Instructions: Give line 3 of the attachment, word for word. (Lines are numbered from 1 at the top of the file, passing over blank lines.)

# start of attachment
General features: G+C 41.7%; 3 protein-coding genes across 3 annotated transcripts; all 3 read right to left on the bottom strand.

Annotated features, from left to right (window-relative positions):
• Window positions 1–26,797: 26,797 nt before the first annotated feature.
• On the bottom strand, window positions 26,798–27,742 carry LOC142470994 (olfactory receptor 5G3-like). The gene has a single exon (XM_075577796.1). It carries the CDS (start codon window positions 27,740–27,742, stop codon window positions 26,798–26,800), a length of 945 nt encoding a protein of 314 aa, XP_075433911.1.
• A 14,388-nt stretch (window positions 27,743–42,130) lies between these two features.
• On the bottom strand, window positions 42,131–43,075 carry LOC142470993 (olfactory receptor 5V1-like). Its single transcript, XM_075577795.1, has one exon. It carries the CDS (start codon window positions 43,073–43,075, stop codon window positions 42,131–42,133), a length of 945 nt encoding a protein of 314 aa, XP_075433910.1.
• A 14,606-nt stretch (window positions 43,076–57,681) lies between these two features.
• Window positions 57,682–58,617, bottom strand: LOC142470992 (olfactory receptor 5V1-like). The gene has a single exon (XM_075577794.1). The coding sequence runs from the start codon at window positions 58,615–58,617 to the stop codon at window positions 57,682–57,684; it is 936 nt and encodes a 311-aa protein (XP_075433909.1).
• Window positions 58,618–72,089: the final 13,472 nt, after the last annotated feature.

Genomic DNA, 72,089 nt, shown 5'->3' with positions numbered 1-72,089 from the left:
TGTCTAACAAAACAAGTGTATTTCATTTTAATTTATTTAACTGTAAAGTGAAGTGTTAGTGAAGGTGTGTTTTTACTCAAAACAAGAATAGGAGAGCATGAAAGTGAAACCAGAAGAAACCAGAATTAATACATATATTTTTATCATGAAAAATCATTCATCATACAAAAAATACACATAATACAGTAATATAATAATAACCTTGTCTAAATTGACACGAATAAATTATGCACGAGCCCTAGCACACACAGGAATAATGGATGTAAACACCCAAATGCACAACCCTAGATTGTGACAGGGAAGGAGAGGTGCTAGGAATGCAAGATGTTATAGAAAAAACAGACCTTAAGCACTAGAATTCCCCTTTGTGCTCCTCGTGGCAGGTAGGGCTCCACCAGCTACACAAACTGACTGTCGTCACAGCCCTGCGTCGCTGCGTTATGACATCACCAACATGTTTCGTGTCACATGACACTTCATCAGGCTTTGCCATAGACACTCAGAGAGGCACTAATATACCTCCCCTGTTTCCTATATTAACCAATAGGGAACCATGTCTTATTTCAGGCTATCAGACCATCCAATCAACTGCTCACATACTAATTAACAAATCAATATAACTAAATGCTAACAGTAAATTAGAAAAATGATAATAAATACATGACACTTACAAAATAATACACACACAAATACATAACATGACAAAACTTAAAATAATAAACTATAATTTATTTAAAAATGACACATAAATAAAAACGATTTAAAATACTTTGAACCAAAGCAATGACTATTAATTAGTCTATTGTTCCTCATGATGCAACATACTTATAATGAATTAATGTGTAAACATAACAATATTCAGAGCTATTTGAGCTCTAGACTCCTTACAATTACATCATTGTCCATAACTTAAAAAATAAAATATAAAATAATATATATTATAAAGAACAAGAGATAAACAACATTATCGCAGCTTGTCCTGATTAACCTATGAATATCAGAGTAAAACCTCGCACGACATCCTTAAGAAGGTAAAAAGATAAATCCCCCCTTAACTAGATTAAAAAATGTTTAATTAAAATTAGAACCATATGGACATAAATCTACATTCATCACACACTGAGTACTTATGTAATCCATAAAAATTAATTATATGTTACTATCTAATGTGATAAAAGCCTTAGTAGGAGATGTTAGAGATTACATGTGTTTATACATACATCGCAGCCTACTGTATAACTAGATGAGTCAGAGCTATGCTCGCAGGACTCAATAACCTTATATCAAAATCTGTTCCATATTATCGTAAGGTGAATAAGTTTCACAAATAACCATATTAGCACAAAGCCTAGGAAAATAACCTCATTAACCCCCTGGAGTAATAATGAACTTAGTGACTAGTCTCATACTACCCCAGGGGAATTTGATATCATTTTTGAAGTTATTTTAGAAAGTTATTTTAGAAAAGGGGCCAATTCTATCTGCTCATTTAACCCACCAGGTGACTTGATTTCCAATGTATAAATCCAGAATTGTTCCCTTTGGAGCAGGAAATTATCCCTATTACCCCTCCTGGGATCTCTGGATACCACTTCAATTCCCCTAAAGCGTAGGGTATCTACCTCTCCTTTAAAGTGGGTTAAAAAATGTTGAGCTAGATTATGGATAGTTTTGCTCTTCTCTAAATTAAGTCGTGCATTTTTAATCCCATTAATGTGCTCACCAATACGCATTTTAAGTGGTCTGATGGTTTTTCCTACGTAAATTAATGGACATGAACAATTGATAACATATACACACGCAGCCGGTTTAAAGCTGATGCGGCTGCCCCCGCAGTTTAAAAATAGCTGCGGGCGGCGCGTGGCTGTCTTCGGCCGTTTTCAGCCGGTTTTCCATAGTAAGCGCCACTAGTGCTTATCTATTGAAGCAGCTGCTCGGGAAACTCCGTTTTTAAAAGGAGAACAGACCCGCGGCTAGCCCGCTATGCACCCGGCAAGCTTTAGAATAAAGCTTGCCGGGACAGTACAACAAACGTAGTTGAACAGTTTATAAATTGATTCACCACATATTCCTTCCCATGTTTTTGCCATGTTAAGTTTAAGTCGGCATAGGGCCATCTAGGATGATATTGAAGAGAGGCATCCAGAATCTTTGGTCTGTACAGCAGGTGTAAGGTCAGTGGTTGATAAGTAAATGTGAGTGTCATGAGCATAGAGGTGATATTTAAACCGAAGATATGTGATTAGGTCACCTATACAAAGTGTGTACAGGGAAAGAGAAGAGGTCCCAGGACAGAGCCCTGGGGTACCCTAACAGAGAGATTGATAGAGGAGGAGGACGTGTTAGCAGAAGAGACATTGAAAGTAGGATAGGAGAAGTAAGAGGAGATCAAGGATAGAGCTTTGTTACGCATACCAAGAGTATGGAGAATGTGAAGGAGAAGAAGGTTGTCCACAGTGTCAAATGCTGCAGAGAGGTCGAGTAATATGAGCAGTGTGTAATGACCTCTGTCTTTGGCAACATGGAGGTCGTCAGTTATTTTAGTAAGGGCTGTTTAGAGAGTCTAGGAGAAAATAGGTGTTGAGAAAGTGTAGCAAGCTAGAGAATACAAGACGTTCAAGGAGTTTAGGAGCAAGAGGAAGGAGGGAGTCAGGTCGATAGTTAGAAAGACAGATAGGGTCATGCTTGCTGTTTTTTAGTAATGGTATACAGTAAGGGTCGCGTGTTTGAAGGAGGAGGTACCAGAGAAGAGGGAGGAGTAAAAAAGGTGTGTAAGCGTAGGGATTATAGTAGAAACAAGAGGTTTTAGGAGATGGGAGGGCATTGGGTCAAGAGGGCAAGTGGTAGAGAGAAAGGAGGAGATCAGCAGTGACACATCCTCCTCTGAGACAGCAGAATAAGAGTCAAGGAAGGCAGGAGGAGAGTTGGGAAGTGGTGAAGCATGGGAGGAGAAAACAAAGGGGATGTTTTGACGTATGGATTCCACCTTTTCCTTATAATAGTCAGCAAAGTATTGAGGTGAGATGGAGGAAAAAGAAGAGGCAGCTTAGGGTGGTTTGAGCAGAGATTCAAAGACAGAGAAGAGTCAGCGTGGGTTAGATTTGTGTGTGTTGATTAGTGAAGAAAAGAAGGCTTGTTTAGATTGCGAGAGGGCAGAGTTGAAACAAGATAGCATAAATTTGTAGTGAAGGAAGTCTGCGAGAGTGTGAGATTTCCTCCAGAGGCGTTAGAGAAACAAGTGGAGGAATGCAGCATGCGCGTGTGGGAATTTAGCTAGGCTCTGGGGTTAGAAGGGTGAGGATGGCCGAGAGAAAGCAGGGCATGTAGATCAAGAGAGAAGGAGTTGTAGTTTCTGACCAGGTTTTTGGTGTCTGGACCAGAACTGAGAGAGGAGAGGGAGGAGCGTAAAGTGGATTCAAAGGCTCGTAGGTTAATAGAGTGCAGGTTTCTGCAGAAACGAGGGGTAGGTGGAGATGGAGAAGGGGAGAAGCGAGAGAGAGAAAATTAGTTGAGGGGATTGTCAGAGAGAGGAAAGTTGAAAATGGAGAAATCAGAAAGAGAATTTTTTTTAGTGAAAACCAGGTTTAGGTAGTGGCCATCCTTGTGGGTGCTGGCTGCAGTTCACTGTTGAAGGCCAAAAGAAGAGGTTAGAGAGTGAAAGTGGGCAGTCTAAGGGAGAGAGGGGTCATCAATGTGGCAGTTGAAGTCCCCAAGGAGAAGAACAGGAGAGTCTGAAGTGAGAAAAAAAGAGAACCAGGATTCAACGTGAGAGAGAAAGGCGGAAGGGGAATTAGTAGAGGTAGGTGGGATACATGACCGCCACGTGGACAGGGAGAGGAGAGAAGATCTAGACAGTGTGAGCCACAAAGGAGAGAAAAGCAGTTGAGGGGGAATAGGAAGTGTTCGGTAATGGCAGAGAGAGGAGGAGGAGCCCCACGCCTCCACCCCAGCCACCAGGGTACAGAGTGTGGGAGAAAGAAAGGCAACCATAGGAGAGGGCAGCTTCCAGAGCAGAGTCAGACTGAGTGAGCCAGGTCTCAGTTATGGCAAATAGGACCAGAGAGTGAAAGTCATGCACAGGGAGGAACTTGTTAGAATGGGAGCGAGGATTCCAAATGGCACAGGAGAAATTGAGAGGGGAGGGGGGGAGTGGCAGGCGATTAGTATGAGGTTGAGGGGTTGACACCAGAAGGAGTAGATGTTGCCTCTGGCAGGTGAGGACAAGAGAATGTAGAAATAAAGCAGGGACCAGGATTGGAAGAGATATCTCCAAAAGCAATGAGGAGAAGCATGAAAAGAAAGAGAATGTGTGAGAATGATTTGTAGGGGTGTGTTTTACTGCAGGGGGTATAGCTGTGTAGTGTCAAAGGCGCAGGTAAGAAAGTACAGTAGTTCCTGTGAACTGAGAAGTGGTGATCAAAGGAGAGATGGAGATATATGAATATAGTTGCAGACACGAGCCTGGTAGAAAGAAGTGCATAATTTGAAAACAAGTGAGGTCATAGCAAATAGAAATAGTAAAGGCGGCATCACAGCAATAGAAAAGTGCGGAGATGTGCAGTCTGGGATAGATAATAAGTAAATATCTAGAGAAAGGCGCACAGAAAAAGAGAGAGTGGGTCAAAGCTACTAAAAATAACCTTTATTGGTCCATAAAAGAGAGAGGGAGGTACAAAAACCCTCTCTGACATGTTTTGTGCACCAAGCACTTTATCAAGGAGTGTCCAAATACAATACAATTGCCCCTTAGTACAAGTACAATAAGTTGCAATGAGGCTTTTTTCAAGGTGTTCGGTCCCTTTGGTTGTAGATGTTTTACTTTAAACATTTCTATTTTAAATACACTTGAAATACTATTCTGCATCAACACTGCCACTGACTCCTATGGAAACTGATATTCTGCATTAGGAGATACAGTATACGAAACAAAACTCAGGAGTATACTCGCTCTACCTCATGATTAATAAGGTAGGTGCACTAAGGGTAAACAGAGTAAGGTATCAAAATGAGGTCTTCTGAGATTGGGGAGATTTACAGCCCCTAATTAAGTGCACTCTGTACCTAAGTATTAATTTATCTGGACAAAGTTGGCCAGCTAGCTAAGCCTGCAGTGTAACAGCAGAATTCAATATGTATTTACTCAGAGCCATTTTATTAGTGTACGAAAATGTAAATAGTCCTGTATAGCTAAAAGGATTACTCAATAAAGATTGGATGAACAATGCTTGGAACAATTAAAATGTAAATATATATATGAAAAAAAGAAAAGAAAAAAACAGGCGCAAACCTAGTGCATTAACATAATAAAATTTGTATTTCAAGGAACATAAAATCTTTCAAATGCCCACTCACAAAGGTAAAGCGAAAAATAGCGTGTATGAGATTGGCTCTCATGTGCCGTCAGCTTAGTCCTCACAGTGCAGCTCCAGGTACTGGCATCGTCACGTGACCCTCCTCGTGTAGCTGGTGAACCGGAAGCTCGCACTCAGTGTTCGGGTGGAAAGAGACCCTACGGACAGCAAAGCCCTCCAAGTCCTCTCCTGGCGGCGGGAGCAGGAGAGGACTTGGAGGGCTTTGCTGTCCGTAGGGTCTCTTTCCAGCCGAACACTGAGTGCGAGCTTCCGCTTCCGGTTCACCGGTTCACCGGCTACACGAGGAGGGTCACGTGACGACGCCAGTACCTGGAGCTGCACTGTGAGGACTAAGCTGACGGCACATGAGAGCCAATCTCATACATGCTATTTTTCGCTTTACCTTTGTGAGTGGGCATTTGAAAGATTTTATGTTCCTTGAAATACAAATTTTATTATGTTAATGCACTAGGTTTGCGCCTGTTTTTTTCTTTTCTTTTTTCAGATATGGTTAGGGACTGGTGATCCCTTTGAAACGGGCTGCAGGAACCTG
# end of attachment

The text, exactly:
• Window positions 1–26,797: 26,797 nt before the first annotated feature.